Enlarge /. Dozens of apps on your phone know where you are, whether you're at home, at a doctor's appointment, at the airport, or sitting quietly in an empty white room to artfully pose for a photo shoot.
An increasing number of law enforcement agencies, including US intelligence, are simply buying their way into data that would normally require an arrest warrant, a new report found, and at least one US Senator wants to put an end to it.
The Secret Service paid about $ 2 million to a company called Babel Street in 2017-2018 to use their Locate X service. This emerges from a document (PDF) that Vice Motherboard received. The contract specifies what kind of content, training and customer care Babel Street must provide to the Secret Service.
Locate X offers location data collected and aggregated by a variety of other apps, the Tech Site Protocol reported earlier this year. For the past few months, users have been able to "draw a digital fence around an address or area, locate mobile devices in that area, and see where else those devices have traveled," the protocol stated.
The Wall Street Journal reported in February that Homeland Security agencies – including Immigration and Customs Control (ICE) and Customs and Border Protection (CBP) – have acquired access to cell phone location activity for investigation. In June, the WSJ also reported that the IRS had acquired access to location data through commercial databases.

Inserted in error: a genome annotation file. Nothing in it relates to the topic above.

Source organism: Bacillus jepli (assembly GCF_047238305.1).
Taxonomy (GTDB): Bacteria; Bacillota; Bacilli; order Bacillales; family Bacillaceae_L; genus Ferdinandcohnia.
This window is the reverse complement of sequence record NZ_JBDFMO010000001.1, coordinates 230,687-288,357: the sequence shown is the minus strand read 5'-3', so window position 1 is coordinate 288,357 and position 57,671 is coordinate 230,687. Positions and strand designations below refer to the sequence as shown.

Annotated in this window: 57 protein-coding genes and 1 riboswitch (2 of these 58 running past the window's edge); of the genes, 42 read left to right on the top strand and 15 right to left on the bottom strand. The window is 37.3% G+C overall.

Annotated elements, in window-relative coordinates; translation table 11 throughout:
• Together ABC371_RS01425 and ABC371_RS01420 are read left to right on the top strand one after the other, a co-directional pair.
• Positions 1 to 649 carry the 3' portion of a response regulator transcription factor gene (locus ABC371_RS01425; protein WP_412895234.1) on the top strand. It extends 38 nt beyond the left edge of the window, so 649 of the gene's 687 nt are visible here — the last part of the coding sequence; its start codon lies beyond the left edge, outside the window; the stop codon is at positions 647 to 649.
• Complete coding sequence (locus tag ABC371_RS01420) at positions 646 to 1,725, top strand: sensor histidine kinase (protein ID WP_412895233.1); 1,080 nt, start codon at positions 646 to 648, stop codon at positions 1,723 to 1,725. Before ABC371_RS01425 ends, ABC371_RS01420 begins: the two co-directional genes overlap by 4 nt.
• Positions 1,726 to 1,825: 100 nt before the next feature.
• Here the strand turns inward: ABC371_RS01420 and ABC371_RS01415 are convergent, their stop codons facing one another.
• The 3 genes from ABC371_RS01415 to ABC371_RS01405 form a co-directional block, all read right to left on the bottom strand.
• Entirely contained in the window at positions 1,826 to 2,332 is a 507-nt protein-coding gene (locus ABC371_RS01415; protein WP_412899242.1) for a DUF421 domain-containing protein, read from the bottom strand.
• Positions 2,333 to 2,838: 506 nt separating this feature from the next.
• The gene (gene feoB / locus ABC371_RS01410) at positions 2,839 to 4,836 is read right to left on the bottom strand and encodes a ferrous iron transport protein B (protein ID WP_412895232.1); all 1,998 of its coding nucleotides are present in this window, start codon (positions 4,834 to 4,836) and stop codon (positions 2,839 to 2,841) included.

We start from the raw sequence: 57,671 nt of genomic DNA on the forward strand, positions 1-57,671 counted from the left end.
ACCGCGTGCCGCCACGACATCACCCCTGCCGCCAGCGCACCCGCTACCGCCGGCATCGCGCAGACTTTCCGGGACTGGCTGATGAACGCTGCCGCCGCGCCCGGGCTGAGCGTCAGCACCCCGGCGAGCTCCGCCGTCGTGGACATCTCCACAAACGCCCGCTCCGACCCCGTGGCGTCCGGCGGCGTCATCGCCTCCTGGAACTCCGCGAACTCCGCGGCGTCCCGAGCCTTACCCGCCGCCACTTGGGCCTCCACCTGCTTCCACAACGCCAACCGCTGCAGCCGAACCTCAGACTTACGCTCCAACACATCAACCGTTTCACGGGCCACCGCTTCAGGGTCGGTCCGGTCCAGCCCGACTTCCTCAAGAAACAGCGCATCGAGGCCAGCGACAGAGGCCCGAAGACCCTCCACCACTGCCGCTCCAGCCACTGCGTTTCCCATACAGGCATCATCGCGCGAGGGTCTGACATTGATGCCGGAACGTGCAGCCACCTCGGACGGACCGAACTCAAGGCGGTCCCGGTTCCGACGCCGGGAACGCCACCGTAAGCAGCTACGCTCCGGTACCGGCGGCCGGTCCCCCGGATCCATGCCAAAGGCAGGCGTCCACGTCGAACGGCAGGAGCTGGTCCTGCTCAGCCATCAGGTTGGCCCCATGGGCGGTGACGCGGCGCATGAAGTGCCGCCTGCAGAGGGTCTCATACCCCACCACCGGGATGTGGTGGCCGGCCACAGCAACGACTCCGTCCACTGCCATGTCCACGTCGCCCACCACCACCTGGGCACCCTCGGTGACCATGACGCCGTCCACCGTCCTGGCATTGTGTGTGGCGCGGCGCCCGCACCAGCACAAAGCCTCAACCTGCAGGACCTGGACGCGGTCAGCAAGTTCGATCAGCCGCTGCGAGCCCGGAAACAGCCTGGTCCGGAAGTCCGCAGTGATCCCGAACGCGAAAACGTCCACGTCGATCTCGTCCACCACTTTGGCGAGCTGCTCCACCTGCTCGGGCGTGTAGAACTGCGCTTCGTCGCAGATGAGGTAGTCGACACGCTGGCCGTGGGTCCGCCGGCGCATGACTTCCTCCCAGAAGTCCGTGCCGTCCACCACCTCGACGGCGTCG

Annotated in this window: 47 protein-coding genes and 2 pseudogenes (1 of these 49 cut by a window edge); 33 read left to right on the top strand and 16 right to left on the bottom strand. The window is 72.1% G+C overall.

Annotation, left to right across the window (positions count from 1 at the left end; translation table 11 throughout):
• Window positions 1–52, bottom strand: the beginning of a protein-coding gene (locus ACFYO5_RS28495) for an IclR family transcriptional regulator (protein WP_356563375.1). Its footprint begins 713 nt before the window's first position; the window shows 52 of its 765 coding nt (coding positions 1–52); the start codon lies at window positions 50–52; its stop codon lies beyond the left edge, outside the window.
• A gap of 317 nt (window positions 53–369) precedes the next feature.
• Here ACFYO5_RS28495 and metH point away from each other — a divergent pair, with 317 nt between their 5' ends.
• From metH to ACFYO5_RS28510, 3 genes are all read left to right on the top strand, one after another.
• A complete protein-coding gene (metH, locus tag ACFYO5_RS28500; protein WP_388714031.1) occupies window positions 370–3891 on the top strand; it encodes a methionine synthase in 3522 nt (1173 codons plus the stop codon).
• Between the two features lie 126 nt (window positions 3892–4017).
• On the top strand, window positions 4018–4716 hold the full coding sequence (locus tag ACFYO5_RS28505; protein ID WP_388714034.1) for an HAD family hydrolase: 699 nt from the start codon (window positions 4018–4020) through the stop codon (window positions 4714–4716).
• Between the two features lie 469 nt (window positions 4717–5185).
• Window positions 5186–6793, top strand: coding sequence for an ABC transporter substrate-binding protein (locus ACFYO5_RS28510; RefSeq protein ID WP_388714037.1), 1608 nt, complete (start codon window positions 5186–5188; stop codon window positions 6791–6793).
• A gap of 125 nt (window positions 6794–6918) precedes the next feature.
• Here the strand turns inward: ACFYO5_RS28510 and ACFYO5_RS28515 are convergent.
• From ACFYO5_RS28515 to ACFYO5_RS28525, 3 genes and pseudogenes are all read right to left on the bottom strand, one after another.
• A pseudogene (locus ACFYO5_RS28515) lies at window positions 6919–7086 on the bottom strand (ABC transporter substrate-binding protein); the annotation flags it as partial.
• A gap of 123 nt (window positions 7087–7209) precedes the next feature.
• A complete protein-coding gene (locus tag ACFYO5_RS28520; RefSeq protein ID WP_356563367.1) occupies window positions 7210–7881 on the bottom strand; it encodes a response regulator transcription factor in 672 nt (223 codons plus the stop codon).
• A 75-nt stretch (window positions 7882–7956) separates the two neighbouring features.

Easier than an arrest warrant
Private companies can, and do, collect, buy, sell, and trade all kinds of sensitive user data more or less at will, with very few restrictions.
All kinds of mobile apps collect location data, rightly and wrongly, and then sell it to data brokers. The then forwarded data brokers are theoretically anonymized – but easy to identify in practice.
The New York Times in 2018 demonstrated in a multimedia feature how easy it is to track a person throughout their daily life from a snapshot obtained from just one data aggregation company. "The Times-verified database – a sample of information collected and held by a company in 2017 – shows people's journeys in amazing detail, accurate to within a few feet and, in some cases, updated more than 14,000 times a day," wrote the newspaper back then.
Apps aren't the only ones collecting and selling this information. All four national wireless operators – Verizon, AT&T, and the now combined Sprint and T-Mobile – were caught selling customer location data without consent in 2018 and 2019.
Law enforcement agencies must obtain an arrest warrant to obtain a person's cell phone location data, the Supreme Court ruled in 2018. Investigators have requested an arrest warrant multiple times to collect information for all phones that drive within a certain limit within a certain period of time . known as geofencing.
However, currently there are no rules in the books that prevent law enforcement from simply buying the information they want from the existing market. Senator Ron Wyden (D-Ore.) Told Vice that this had to change.
"It's clear that several federal agencies have turned to buying data from Americans to deal with Americans' rights to the Fourth Amendment," Wyden told Motherboard. "I'm drafting laws to fill that void and make sure the fourth amendment isn't for sale."